A few years ago, I took a trip to NYC with my mom and my cousin. It was a girls’ weekend to celebrate my cousin’s upcoming wedding. We spent the morning shopping and stopped in a family-owned Italian restaurant that was recommended to us. The woman who greeted us was the chef, and her elderly mother who’d started the restaurant was behind the register. There were only five tables in the whole restaurant and we were currently the only customers. 

We’d been seated and were chatting about what we wanted to do that night when my cousin suddenly stood and pointed behind my mom and me. Black smoke had started pouring from a staircase in the hallway that lead to the businesses above that one. Thinking the floor above us must be on fire, my mom ran to the back to grab the chef, while we tried to convince the elderly Italian woman, who it turned out spoke no English, to come outside. She couldn’t see the smoke from her place behind the register and kept swatting us away and scolding us in Italian. 

Finally, my cousin physically picked the lady up. Yes, it was as awkward as it sounds, but thankfully, she was a tiny lady and my cousin was strong. We got her outside and she finally saw the smoke, which was now also streaming out of the windows of the floor above her restaurant. My mom and the chef made it outside right behind us, and the mother and daughter began speaking rapidly in Italian. 

My mom took her phone out to call the fire department, but someone else must have already done that because we heard the sirens coming our way. The fire truck rounded the corner, crushing the front end of a cab in the process. That was something else to see on its own. The passengers in the back of the cab started screaming in panic, and the driver just sat there looking bored, like this happened every day.  

Thankfully, no one was hurt. We didn’t find out what had caused the fire, but at least it didn’t spread beyond the second floor. The chef thanked us for helping them, and her mother kept hugging my cousin and kissing both of her cheeks. The rest of the weekend was uneventful compared to that afternoon, and I’ve always wanted to go back and see if that restaurant was still there.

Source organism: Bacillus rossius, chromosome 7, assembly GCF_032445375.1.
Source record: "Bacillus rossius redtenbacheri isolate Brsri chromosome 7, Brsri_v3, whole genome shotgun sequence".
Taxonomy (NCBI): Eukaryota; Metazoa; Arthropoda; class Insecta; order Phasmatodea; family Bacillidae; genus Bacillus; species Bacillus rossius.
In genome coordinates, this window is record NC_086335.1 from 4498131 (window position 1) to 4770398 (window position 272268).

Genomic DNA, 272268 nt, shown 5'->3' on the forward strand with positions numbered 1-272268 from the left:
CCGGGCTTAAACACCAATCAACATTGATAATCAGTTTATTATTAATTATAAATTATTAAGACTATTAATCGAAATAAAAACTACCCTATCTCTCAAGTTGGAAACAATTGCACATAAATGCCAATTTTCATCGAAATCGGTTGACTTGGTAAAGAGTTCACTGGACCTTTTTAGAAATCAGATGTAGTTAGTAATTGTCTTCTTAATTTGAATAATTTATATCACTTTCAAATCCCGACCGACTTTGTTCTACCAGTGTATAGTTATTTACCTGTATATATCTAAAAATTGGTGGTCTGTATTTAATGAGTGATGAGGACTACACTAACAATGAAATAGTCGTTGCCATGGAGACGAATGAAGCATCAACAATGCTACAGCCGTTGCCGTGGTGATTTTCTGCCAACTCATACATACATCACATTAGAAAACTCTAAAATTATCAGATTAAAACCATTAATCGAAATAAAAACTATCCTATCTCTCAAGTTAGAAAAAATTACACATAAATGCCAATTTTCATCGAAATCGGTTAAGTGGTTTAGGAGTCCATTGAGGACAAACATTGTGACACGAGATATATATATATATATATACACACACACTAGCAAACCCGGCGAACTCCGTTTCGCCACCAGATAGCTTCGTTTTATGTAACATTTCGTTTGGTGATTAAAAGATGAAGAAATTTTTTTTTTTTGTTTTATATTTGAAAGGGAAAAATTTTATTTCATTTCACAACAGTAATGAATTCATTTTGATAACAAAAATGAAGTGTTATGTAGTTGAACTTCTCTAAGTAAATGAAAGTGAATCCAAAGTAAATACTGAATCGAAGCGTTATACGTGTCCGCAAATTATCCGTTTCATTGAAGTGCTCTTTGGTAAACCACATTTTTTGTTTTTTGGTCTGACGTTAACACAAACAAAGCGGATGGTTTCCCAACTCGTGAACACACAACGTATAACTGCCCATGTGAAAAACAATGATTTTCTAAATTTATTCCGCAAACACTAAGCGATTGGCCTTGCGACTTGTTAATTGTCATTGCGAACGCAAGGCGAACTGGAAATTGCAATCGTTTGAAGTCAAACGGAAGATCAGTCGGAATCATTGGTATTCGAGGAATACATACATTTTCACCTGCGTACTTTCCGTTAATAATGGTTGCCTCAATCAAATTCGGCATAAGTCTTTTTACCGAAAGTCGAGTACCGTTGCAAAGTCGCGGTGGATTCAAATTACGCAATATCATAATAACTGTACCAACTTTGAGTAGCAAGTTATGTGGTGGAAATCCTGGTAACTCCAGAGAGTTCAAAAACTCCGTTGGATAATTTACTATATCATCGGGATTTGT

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Unfiltered Story #186507

, , , | Unfiltered | February 11, 2020

A few years back I worked as a cashier at a popular bakery chain. I always had lots of customers who didn’t understand how things worked at our store because while we are considered fast food, we have higher prices (and better quality) and take a little longer.
We have a pastry display next to the registers with a glass guard up to keep the pastries safe from people touching or sneezing on them. An older gentleman and his family are at my register during the lunch rush.
Me: and would you like a pastry with your meal today?
Older man: yes. But I want you to make sure you wear gloves because there’s a lot of people getting sick right now. I’m trying to avoid that.

(We always use gloves or special papers to grab pastries so I assure him it’s not a problem)

Me: come show me which pastry you would like.
Older man: I’d like this one here in the front.

(The man then reaches over the glass guard and touches the exact pastry he wants)

Me: sir, please don’t reach over the glass.
Older man: I’m telling you which one I want.
Me: but sir, that glass is there so you can’t touch the pastries. So you don’t get anyone else sick.
Older man: I told you I’m not sick.
Me: but if Everyone reached over the glass and touched the food, we couldn’t prevent illness.
Older man: I’m paying a lot of money for this food, just give it to me.

(The mans family looks very sorry and I finish with them and send them to wait for their food. Which apparently took too long for the man who eventually complained.)